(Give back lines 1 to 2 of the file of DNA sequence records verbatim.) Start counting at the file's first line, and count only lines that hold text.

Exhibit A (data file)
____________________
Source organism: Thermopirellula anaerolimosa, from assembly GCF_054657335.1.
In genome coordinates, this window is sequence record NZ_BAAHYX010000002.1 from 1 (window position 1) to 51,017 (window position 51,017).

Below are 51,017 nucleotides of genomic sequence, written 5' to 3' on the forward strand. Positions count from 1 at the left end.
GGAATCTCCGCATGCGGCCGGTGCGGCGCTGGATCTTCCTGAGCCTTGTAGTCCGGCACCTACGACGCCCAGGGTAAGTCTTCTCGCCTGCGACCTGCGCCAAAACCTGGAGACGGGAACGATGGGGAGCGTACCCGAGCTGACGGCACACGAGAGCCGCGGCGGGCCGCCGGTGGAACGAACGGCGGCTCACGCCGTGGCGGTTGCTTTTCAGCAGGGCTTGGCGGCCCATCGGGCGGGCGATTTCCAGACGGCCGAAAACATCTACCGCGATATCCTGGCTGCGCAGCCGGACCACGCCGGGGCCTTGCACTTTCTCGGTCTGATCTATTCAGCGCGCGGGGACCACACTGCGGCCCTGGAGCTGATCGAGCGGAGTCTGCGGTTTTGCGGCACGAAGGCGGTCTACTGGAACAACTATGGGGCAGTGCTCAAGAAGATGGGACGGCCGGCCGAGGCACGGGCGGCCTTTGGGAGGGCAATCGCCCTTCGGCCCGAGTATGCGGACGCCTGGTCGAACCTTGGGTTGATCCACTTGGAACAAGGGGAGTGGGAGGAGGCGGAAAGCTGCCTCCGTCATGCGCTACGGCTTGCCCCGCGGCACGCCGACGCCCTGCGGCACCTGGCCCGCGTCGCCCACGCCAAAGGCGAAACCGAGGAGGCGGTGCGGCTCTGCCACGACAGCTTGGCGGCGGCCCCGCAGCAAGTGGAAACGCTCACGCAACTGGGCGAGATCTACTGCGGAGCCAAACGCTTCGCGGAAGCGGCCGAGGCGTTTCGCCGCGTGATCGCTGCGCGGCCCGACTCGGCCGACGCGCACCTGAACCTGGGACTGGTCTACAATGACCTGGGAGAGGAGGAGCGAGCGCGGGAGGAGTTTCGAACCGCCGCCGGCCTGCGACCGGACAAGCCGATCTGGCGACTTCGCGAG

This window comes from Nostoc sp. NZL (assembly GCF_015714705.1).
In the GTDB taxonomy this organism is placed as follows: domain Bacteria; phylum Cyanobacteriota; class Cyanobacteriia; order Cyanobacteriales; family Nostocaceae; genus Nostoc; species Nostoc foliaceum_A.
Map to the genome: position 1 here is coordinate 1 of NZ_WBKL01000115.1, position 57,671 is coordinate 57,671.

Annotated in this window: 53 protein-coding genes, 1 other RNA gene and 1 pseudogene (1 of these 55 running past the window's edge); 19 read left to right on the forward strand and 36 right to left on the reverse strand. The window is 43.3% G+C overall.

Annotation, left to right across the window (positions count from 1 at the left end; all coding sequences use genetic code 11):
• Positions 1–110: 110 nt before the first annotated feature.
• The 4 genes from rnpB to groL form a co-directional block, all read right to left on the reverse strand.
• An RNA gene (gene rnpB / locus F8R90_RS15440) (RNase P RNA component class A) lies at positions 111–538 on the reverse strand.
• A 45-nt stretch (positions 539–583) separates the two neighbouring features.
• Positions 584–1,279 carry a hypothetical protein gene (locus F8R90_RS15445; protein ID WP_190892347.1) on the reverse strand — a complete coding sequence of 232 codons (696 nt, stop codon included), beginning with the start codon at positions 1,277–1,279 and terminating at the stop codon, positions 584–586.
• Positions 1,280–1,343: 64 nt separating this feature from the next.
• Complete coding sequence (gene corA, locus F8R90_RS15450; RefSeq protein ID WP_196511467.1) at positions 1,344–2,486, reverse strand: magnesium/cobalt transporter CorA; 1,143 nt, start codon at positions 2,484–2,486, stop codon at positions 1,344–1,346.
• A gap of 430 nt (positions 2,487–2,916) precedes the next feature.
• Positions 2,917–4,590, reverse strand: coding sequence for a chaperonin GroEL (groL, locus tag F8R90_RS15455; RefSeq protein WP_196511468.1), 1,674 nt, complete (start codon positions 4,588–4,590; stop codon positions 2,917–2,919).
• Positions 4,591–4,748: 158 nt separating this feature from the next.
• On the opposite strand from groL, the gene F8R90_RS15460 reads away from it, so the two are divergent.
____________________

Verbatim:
Source organism: Thermopirellula anaerolimosa, from assembly GCF_054657335.1.
In genome coordinates, this window is sequence record NZ_BAAHYX010000002.1 from 1 (window position 1) to 51,017 (window position 51,017).